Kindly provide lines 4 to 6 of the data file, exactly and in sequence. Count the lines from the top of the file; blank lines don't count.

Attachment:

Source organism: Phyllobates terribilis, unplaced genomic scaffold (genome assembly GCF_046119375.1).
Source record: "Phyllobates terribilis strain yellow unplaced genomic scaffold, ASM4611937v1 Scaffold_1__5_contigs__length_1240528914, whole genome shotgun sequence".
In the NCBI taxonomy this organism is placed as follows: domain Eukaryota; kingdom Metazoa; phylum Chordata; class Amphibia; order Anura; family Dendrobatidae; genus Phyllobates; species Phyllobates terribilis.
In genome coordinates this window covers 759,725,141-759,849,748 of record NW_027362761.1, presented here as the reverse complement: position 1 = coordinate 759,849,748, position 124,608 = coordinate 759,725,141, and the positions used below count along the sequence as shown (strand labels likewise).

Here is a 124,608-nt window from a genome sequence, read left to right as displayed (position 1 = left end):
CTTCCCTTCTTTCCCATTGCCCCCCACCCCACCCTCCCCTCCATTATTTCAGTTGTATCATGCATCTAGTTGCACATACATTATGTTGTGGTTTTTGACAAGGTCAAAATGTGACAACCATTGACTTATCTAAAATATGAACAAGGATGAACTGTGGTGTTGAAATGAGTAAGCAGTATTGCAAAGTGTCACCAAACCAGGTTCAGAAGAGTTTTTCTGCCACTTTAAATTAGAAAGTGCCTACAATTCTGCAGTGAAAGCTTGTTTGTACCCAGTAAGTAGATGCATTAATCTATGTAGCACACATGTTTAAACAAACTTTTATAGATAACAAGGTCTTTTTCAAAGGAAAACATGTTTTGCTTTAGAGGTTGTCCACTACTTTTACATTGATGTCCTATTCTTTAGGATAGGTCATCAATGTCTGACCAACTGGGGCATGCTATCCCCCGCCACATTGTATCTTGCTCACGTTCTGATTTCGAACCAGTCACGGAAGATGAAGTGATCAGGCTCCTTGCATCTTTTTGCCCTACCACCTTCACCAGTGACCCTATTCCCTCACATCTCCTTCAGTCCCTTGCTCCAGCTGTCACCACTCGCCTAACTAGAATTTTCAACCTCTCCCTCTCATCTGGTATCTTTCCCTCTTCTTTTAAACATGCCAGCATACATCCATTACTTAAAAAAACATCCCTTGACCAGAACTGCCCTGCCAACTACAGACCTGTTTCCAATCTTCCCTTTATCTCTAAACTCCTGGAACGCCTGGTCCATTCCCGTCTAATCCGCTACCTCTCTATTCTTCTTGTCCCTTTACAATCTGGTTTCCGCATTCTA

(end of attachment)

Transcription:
In genome coordinates this window covers 759,725,141-759,849,748 of record NW_027362761.1, presented here as the reverse complement: position 1 = coordinate 759,849,748, position 124,608 = coordinate 759,725,141, and the positions used below count along the sequence as shown (strand labels likewise).

Here is a 124,608-nt window from a genome sequence, read left to right as displayed (position 1 = left end):
CTTCCCTTCTTTCCCATTGCCCCCCACCCCACCCTCCCCTCCATTATTTCAGTTGTATCATGCATCTAGTTGCACATACATTATGTTGTGGTTTTTGACAAGGTCAAAATGTGACAACCATTGACTTATCTAAAATATGAACAAGGATGAACTGTGGTGTTGAAATGAGTAAGCAGTATTGCAAAGTGTCACCAAACCAGGTTCAGAAGAGTTTTTCTGCCACTTTAAATTAGAAAGTGCCTACAATTCTGCAGTGAAAGCTTGTTTGTACCCAGTAAGTAGATGCATTAATCTATGTAGCACACATGTTTAAACAAACTTTTATAGATAACAAGGTCTTTTTCAAAGGAAAACATGTTTTGCTTTAGAGGTTGTCCACTACTTTTACATTGATGTCCTATTCTTTAGGATAGGTCATCAATGTCTGACCAACTGGGGCATGCTATCCCCCGCCACATTGTATCTTGCTCACGTTCTGATTTCGAACCAGTCACGGAAGATGAAGTGATCAGGCTCCTTGCATCTTTTTGCCCTACCACCTTCACCAGTGACCCTATTCCCTCACATCTCCTTCAGTCCCTTGCTCCAGCTGTCACCACTCGCCTAACTAGAATTTTCAACCTCTCCCTCTCATCTGGTATCTTTCCCTCTTCTTTTAAACATGCCAGCATACATCCATTACTTAAAAAAACATCCCTTGACCAGAACTGCCCTGCCAACTACAGACCTGTTTCCAATCTTCCCTTTATCTCTAAACTCCTGGAACGCCTGGTCCATTCCCGTCTAATCCGCTACCTCTCTATTCTTCTTGTCCCTTTACAATCTGGTTTCCGCATTCTA